In this edition:

Lots of "Wild Events" Scheduled for Outdoor Enthusiasts

This February 9 edition has a long list of "wild events" coming in February and March that offer a variety of opportunities for outdoor enthusiasts. There are both outdoor events and indoor sportsman's shows that feature seminars, exhibits, demonstrations and contests promising fun and exciting new activities for everyone in the family.. More importantly bring a youngster or a friend that you can introduce to the great outdoors. Join with your fellow sportsmen and support one of the many conservation organizations that support these events. Each edition of the Outdoor Report contains examples of organizations that partner with VDGIF staff to provide opportunities to get folks involved in outdoor activities, supporting conservation programs and making our wild Virginia a great place to live and seek outdoor adventure.

David Coffman, Editor

General Assembly Legislation of Interest to You

The Virginia General Assembly convened January 13, 2011, and to keep you informed we have provided several links related to your legislature. There is a lot of legislative action scheduled this year on issues that may affect you as an outdoor enthusiast, landowner, or concerned citizen.

The most appropriate way to express your opinion about these bills, or any other legislation, is through your local delegate and/or senator. For more information about your legislators and how to contact them, visit the Virginia General Assembly website. You may also contact the Virginia General Assembly's Constituent Viewpoint Comment line toll-free at 1-800-889-0229 (804-698-1990) in Richmond.

2011 Freshwater Fishing in Virginia Book is Now Available!

The new 2011 Freshwater Fishing in Virginia (Fishing Regulations) book has been published and a copy can be obtained at the upcoming fishing and hunting shows, all license agents and Department offices. This publication not only contains the fishing regulations, but an extensive 'Let's Go Fishing' section, with information about major sport fish, public fishing lakes, major fishing rivers, and the trout stocking program. Also, you can find information about fish citations, state records, angling education programs, exotic species, and more." The Freshwater Fishing Regulations section, including the complete Trout Fishing Guide, on our website have also been updated for 2011.

Walleye Fishing Forecast and Tagging Study Updated for 2011

It's cold and windy, but you walleye anglers know that this is your time of year! Walleye fishing season is just around the corner! To get you started in 2011, the Walleye Fishing Forecast and the Walleye Tagging Study update are both available on-line. The fishing forecast is a must for any angler thinking about accepting the challenge of walleye fishing in 2011. VDGIF has come a long way in developing very good walleye populations in a number of lakes through a stocking program; has learned a lot about walleye habitat, life history, and angling techniques in Virginia; and has lead the way in discovering and enhancing a unique strain of walleye found only in the New River.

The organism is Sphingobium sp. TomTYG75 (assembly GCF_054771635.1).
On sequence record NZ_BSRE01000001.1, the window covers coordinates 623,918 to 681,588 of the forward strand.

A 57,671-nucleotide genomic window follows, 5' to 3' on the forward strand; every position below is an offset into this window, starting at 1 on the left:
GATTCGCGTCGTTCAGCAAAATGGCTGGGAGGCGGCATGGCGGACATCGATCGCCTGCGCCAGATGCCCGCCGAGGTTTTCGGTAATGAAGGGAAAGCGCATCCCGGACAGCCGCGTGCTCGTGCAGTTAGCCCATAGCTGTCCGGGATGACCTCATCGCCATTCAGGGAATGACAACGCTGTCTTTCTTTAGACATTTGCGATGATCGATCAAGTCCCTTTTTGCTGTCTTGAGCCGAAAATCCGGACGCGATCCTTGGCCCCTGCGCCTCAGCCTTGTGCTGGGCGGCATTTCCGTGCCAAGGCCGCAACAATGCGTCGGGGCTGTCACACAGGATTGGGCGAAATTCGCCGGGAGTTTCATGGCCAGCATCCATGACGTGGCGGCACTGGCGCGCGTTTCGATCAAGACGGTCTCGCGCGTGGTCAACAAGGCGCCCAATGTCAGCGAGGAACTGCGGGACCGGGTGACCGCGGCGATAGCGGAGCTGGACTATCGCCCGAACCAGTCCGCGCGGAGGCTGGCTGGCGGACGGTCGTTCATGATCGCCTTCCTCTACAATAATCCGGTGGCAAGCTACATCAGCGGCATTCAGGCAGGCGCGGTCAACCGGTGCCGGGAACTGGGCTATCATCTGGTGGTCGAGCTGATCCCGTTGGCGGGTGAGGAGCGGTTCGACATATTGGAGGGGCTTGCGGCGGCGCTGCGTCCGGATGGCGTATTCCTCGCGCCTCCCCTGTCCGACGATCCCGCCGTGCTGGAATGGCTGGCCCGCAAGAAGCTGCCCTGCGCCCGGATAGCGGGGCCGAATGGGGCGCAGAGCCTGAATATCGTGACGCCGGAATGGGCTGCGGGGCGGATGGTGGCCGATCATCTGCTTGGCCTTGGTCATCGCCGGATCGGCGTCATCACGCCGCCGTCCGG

The forecast is the biologist's best predictions about where, when, and how to get the most out of your walleye pursuits. VDGIF is also continuing a walleye reward tag study in 2011 and the update will give you details about how you can participate. Anglers should note that an 18-inch minimum size limit is now in effect statewide for walleye. All walleye less than 18 inches must be released unharmed. Exceptions to the statewide regulation include Claytor Lake, the New River above Claytor Lake and Lake Robertson in Rockbridge County. Good luck and enjoy the walleye fishing!

Wild Events You Don't Want to Miss

February - April Sportsmens' Shows Set Dates and Locations

The seven regional outdoor sportsman's shows scheduled for February - April 2011 have set their dates and some have changed locations. These annual "Break the cabin fever and beat the winter blues" events feature seminars from the experts, exhibits, demonstrations, and contests, promising fun and exciting new activities for everyone in the family. Experienced and novice sportsmen can try the latest in new equipment and learn about new places to enjoy Virginia's great outdoors from the pros. All the shows feature activities for kids to spark their interest in outdoor adventures. See the latest in specialized equipment and partnership programs offered by sportsman's organizations. VDGIF staff will be on hand to provide information on hunting and fishing opportunities and agency programs to manage fish and wildlife resources. Each show offers something different, so check each show's website for all the details.

Greater Virginia Sports and Big Game Show at Rockingham Fairgrounds February 18-20